What does our financial future hold?

Published 2:32 am Sunday, March 6, 2011

As I have said before in this column, I am not a good “bean counter.” Some people thrive on numbers; I don’t. I love reading history.

But the recent congressional budget battles have caught my attention, although I have tried to avoid getting hooked on a TV program about the battles in Congress over spending and the budget.

I have long ago given up any pretext of believing that we will get out of this financial mess the “powers-that-be” have gotten us into.

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I believe (I hope I am wrong) the country will go bankrupt, although I don’t know what all that entails, but I imagine it will not be pretty.

I really don’t know whether it was the Democrats, the Republicans or Wall Street that got us into this mess. Democrats point to Republicans and Republicans point to Democrats, and both Republicans and Democrats point to Wall Street.

All I can point out is the things I remember being told did not come to fruition. Were we lied to?

For instance, Obama told us, I am sure you remember, that after he spent the stimulus money, jobs would be popping up everywhere, unemployment would be below eight percent and the economy would be hitting on all eight cylinders. Remember they said something about infrastructure jobs.

Well, as you can see that did not happen, at least the unemployment rate did not fall.

So then, the talking point was, “Well, the stimulus spending staved off another Great Depression.”

And then they said the economy was gradually improving, but that this recovery was a “jobless recovery.” But can someone explain to me how you can have a recovery without jobs? I have never heard of such, but it took a genius to come up with that phrase.

A “jobless recovery” would be sort of like the term “a windless hurricane.” Have you ever seen one of those?

That’s like the bureaucratic pronouncement that spending has nothing to do with deficits; only not applying the proper amount of taxes produces deficits.

I got to thinking about this subject again when I heard Congressman Paul Ryan (R-Wisc.), chairman of the House Budget Committee, say that if we keep going on this path we are currently on, that the U.S. economy in 2037 will implode. I think, although I can’t prove it, it will be much sooner.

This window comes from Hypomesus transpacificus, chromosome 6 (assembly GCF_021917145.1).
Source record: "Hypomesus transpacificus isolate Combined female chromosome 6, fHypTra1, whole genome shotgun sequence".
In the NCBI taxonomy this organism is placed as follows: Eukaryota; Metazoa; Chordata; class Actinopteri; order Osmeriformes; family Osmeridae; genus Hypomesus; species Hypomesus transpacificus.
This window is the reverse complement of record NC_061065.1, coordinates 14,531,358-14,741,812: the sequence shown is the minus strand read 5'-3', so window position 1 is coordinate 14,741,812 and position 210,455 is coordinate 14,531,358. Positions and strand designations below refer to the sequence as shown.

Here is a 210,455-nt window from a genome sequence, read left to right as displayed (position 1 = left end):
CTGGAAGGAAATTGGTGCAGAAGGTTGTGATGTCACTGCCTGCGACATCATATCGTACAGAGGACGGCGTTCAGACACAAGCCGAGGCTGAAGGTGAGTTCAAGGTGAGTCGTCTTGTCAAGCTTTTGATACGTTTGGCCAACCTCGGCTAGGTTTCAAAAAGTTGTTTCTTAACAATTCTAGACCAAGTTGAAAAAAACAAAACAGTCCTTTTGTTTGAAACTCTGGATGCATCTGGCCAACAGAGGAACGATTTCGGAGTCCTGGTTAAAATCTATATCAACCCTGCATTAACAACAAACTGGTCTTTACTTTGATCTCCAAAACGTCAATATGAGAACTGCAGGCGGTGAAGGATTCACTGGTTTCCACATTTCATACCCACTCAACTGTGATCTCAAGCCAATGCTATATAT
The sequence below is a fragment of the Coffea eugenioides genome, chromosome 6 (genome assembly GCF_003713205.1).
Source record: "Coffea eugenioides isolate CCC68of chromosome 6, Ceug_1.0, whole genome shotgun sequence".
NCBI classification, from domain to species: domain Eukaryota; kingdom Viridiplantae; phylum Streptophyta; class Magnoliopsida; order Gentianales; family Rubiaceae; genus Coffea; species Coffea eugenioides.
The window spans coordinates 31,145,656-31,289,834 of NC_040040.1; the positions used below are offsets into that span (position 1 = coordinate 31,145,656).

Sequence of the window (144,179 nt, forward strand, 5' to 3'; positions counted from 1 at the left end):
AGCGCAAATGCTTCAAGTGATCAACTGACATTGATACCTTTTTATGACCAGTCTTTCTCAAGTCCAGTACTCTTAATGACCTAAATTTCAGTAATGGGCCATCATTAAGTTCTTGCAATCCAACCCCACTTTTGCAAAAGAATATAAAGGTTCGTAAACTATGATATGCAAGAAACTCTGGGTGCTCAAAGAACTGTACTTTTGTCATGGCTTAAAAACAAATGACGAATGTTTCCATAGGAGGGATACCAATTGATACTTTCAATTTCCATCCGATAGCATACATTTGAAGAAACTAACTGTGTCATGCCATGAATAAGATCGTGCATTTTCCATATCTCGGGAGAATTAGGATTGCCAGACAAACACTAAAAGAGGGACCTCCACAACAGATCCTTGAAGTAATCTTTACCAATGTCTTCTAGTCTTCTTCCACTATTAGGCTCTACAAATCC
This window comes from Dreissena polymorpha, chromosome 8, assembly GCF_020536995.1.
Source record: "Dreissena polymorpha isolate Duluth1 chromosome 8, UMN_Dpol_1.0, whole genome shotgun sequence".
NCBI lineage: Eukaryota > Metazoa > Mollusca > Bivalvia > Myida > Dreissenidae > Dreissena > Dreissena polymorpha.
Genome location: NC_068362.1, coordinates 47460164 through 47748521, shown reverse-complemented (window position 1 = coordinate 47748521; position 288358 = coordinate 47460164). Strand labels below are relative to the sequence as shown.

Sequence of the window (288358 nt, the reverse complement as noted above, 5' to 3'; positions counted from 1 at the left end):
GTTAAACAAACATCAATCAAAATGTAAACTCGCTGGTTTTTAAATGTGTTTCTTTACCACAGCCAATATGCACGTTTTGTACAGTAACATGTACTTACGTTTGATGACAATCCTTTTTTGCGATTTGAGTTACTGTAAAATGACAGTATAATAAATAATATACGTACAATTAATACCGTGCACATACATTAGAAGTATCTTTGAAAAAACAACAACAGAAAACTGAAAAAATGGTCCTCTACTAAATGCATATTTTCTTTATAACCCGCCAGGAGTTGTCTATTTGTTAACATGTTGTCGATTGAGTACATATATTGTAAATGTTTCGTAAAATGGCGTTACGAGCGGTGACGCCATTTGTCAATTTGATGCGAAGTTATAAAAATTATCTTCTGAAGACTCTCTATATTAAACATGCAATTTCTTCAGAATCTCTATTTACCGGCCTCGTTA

Again I don’t know what that means, an implosion of an economy, how it will affect us, but I know it would be traumatic.

Of course, by then I will not be here, and I won’t have to worry about it but my children and grandchildren will. So it worries me. Ryan says if we move right now to address the issue, we still have time to correct things, so everything won’t collapse in 2037.

Do you believe him?

I do. He is a noted expert on the budget, according to what I have read.

We are lied to all the time, and it is not easy to find someone who will tell you the truth.

I know, and you know, that we have been lied to by both the Republicans and Democrats, both parties. And it has happened so much that those who practice mendacity nowadays face no punishment at the ballot box.

What is amazing to me, and I think I am right about this, is that the federal government, the House and Senate, controlled last year by the Democrats, have operated all year without a budget so far.

When they run out of money and need more, they just up the debt ceiling. They actually are operating in the dark. Can you imagine if you did this in your family, or our local and state officials did this with their budgets.

Now, I sit in a lot of budget hearings in Pearl River Co. and watch officials wrestle with making budgets balance. It is not pretty. But I can’t imagine the PRC board of supervisors, or the Pearl River Co. school board, just operating blind and not working off a budget.

If they operated like Congress, then when the money ran out, they’d just print or borrow more and raise the debt limit. That is unimaginable to you and to me, who must live within our means, but it’s done regularly in Congress.

That’s why we are $13 trillion in debt on the federal level, and why Congress and Obama have spent more and borrowed more in two years, than all the previous congresses and presidents combined.

I don’t know the answer; you vote for someone you think will do the right thing, and when they get to Washington, D.C., it seems they are sucked into the system and compromised.

It remains to be seen if this Congress and this President can get under control the monster of runaway spending.